The number of plastic carrier bags used across the UK has dropped from 8.5 billion to 1.1 billion over the last two years, according to latest data from IRI market intelligence.
The introduction of the 5p carrier bag levy saw sales of plastic single use bags increase from 138 million units (52 weeks to 12 Oct 2015) to 1.1 billion (52 weeks to 10 Oct 2016), an additional 985 million bags, but marking a significant drop from the 8.5 billion bags reportedly given away free by supermarkets in England, Scotland and Wales in 2014.
According to the latest figures, the government’s target to reduce the number of plastic bags used in England, Scotland, Wales and Northern Ireland by 80% has now been surpassed.
The number of shopping bags overall, including ‘bags for life’, increased from 258 million to 1.7 billion, an additional 1.4 billion bags. Supermarket value sales of plastic and fabric shopping bags increased from £50m to £147m, with much of this additional £97m of revenue going to charity. The biggest growth came from woven bags, which sold an additional 431m bags.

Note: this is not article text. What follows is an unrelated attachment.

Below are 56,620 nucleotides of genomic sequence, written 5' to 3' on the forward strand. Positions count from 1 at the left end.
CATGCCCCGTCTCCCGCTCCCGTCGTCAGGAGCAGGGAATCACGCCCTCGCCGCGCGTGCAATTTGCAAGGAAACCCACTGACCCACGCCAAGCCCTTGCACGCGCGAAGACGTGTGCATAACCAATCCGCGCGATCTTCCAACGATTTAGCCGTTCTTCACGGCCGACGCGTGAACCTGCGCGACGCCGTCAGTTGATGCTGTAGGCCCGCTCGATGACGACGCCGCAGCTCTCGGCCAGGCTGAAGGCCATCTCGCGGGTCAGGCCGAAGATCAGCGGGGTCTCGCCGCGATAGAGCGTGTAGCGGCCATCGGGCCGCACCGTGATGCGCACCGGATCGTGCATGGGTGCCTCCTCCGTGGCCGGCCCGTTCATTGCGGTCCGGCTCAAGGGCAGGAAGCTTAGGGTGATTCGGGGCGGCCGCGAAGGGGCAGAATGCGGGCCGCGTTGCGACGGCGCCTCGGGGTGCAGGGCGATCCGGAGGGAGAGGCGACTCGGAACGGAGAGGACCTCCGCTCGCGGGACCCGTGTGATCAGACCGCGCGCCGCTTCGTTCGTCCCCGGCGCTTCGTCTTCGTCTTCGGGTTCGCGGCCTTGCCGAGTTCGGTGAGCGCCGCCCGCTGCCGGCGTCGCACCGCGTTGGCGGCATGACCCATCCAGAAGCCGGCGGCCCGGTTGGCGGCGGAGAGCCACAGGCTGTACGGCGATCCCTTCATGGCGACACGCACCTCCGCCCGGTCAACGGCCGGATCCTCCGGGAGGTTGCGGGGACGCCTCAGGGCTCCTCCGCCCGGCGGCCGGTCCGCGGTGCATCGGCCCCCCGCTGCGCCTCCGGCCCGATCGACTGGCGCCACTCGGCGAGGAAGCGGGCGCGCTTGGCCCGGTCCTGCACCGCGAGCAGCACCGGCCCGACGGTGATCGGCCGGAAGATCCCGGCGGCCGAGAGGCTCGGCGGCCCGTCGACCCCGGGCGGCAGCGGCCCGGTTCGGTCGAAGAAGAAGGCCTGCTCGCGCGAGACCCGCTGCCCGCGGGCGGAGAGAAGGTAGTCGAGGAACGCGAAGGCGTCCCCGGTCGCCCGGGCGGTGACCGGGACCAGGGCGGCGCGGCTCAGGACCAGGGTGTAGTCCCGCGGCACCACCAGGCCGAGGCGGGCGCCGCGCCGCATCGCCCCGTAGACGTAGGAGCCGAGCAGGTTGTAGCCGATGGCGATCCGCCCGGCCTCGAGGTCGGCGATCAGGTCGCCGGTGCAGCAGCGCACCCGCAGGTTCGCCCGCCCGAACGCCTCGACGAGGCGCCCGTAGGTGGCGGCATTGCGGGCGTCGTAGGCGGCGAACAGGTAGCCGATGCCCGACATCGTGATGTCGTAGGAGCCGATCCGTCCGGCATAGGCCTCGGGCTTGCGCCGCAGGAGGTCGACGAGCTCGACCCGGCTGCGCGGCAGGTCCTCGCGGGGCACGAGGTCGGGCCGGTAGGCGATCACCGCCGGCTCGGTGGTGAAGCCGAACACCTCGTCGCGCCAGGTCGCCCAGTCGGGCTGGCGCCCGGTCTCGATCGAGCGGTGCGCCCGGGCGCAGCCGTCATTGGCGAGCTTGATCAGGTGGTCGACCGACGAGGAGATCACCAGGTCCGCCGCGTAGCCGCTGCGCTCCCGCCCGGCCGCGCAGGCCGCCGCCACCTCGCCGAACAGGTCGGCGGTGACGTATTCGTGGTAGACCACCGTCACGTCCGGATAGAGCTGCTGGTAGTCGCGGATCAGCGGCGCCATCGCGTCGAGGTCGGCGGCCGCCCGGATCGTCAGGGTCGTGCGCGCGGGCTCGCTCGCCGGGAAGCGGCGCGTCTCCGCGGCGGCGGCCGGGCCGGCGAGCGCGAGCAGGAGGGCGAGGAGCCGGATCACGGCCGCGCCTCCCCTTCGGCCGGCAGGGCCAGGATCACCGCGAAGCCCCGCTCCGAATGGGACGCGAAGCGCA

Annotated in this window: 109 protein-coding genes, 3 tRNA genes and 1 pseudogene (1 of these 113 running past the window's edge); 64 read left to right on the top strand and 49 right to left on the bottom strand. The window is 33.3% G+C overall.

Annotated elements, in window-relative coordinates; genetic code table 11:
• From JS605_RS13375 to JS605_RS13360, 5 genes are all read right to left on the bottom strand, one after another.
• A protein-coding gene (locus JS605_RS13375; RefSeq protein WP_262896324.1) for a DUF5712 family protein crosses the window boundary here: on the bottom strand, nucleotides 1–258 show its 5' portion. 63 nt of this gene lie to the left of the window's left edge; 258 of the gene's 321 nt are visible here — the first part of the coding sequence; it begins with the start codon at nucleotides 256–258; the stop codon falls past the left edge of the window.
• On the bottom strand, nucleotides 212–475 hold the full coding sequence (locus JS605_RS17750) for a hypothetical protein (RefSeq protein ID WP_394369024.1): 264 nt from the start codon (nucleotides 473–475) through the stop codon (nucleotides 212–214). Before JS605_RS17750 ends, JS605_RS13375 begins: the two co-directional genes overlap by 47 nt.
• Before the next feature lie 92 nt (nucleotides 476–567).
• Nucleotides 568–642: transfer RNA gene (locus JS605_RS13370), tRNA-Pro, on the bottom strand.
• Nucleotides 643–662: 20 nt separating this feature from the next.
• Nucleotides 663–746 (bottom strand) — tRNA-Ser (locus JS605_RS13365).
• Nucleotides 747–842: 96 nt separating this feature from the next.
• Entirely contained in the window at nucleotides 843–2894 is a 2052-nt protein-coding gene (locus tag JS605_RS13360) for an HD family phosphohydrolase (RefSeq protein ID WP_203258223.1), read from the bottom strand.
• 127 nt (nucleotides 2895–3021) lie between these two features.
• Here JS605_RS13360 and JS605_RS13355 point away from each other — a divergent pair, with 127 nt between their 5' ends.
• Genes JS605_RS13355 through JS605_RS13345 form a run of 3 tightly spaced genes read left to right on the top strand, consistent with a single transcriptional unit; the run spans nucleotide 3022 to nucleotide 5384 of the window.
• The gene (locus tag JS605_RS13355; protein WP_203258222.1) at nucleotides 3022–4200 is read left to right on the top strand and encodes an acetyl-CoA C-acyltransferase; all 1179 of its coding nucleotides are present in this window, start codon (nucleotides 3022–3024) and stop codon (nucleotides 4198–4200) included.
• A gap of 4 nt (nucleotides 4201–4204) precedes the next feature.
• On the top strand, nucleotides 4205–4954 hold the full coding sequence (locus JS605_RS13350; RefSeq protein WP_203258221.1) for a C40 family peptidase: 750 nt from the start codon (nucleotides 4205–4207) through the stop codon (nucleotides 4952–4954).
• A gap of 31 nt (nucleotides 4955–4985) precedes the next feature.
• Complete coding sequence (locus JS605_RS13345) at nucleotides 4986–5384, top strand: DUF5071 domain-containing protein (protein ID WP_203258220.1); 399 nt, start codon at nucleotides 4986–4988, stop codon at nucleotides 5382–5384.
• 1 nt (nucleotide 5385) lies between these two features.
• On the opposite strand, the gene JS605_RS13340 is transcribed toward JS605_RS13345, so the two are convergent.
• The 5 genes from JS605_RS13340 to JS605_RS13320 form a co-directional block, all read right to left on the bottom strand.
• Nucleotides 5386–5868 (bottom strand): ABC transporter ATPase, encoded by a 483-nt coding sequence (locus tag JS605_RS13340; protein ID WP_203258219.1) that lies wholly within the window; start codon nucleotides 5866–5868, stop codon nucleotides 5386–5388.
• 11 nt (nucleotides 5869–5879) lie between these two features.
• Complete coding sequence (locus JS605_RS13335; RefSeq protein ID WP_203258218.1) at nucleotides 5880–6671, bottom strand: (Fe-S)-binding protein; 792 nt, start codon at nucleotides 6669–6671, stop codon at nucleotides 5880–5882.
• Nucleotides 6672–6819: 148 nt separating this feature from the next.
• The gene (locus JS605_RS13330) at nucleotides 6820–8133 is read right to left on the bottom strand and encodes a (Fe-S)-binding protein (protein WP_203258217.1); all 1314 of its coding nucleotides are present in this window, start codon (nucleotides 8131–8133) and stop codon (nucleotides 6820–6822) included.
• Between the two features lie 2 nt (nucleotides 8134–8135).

Sales of bin liners rose following the bag levy, up from £156m to £169m in value sales, a rise of 8.25%, and up 11.3% in volume sales to 90m packs (52 weeks to 1 October 2016).
Martin Wood, IRI’s head of strategic insight for retail, said: “The total of 1.1 billion single use bags in 2015/16 is just 13.2% of the 8.5bn figure, so close to a 90% drop, which is astonishing.
“The correlating growth in the bin liner category suggests that some people who previously used free plastic bags for collecting and disposing of their rubbish are now having to buy bin liners instead.”